Chris Walton, CEO and Co-founder of Red Archer Retail explains, “Harmonized retail is really the blend of digital, physical, and human experience design. It is never tech for tech’s sake.”
While a traditional omnichannel strategy combines all channels to create a single experience, harmonic retail focuses on meeting the customer, regardless of where they are — the customer is the channel.
It’s a combination of products or services from a brick-and-mortar, with the aid of digital technology, and customer centricity. By combining these, you’ll have the best chance to offer seamless experiences to your shoppers, and future-proof your omnichannel commerce strategy.
Omnichannel commerce examples
These brands demonstrate how to implement effective omnichannel strategies that align with their unique business goals and audience expectations. Let the pros show how it’s done.
Best Buy continues to evolve and innovate by connecting the features of their in-store and online products and services. They offer at-home virtual consultations with in-store purchases. Customers can scan barcodes in catalogs and curbside products on their mobile app to purchase for delivery or in-store pickup. They also have a popular Total Tech Support membership that provides 24/7 tech support online on the phone or in-store.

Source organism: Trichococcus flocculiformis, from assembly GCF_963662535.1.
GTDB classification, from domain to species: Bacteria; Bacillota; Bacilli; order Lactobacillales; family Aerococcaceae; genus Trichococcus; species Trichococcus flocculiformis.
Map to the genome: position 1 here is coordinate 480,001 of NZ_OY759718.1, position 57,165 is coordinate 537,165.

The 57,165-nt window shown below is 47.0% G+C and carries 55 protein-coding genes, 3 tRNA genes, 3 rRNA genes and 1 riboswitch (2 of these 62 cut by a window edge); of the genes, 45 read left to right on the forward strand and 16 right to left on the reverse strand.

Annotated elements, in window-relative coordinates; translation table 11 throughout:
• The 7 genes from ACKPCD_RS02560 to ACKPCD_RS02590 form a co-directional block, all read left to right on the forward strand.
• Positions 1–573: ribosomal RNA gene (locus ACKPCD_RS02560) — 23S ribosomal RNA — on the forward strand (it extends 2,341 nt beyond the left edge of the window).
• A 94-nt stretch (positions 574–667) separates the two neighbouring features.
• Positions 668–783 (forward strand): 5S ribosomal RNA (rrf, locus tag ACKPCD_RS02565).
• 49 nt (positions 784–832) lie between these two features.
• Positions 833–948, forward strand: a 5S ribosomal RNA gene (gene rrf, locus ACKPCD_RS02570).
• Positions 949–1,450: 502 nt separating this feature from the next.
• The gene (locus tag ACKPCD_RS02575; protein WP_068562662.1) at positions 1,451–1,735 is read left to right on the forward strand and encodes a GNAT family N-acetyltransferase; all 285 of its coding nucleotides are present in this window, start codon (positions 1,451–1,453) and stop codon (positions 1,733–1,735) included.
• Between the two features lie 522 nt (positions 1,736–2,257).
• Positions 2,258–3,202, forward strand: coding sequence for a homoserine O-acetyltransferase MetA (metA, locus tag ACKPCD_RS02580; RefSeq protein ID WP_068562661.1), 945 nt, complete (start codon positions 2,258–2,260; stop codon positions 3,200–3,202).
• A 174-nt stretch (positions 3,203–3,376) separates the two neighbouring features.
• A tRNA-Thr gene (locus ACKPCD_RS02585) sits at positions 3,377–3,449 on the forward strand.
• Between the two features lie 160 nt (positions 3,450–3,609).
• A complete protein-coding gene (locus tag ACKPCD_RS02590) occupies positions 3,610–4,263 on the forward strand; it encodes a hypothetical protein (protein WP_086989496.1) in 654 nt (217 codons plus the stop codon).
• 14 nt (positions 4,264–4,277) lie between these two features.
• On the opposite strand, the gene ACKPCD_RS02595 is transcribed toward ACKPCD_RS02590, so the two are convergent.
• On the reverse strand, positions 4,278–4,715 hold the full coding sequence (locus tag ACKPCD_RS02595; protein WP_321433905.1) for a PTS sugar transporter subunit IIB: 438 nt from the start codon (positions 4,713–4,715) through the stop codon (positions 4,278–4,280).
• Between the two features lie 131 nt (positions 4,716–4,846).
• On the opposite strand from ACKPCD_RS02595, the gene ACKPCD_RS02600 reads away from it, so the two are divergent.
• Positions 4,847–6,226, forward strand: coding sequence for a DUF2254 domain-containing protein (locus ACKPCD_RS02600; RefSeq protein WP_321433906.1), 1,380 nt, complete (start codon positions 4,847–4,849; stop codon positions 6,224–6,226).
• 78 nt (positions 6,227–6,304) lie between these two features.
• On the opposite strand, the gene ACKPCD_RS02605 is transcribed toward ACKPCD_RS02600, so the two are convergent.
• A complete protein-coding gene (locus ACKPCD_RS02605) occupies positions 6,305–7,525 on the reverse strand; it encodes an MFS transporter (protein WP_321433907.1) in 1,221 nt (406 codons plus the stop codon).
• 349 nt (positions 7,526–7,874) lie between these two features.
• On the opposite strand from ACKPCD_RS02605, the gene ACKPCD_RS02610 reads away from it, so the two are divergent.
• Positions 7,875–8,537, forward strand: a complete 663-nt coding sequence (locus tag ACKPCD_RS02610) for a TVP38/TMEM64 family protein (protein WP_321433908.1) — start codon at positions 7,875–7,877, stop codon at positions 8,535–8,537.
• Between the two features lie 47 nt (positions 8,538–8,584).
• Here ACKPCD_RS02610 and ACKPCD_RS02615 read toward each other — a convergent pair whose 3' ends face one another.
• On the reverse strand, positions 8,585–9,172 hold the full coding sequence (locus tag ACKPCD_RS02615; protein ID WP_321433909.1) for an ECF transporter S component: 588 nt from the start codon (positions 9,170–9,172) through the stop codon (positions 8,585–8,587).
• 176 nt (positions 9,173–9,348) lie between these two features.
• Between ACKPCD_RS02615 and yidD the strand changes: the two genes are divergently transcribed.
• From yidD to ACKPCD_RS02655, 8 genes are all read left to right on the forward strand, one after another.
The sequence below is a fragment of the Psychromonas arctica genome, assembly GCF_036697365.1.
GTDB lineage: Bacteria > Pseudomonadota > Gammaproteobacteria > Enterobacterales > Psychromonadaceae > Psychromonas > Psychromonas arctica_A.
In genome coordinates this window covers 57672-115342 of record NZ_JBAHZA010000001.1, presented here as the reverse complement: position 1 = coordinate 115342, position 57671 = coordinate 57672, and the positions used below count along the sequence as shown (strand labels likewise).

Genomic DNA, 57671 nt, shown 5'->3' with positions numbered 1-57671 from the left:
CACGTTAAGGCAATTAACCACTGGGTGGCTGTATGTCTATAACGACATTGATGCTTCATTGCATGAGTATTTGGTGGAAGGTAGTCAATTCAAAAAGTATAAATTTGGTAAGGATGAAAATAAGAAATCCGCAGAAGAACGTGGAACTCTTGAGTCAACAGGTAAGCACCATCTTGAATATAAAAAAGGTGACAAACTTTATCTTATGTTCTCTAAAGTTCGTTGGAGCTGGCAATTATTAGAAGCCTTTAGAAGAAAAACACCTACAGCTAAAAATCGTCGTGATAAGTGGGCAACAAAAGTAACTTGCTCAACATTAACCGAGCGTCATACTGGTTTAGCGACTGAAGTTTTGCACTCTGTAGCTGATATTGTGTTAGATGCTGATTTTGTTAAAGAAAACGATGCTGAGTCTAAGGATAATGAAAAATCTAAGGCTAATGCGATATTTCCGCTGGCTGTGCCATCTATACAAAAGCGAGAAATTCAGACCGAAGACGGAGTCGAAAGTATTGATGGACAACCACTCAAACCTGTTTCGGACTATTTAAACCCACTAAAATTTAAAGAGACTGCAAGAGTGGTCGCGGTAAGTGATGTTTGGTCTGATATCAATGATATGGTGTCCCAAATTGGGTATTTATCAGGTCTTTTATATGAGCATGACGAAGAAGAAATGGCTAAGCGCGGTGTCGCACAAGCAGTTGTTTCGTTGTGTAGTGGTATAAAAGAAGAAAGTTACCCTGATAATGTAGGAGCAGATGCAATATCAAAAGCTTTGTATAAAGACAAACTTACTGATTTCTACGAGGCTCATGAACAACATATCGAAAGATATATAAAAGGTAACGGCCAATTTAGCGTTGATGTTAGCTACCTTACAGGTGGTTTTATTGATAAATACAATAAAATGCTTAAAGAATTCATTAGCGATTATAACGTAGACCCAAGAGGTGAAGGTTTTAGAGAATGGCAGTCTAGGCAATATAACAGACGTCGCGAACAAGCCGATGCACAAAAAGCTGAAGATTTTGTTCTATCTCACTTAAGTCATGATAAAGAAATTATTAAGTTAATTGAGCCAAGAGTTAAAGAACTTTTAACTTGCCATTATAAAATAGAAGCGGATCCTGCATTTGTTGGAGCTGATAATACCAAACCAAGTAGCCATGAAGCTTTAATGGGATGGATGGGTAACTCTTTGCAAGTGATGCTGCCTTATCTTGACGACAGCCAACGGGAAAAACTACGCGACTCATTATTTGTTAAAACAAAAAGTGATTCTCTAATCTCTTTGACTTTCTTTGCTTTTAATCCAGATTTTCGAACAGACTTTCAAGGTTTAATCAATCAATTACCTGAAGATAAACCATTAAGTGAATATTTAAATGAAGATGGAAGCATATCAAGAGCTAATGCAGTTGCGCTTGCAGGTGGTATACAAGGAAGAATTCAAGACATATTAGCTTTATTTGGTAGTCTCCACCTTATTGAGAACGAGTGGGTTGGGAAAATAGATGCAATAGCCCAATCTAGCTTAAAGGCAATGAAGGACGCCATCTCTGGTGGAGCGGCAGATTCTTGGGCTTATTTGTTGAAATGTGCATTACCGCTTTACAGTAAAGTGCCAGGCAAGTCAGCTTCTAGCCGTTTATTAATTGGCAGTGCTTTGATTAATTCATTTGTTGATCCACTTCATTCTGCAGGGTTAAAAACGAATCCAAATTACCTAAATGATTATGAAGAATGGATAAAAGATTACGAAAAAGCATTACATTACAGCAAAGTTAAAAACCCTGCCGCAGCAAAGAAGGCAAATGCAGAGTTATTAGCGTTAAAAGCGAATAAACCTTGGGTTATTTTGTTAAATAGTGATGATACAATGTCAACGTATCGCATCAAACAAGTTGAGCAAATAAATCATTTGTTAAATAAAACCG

At its launch in 2018, Total Tech Support had 200,000 members, which increased to two million the following year.
rag & bone
The apparel brand rag & bone brought their specialized in-store experience to their online audience, resulting in a huge boost in online performance. For rag & bone, part of their omnichannel strategy is to give their shoppers the option to virtually shop with one of their stylists via chat, text, and video. This takes customer support and chatbots to the next level and solves a particular barrier to purchase for online shoppers: uncertainty about the sizing and fit of clothing items.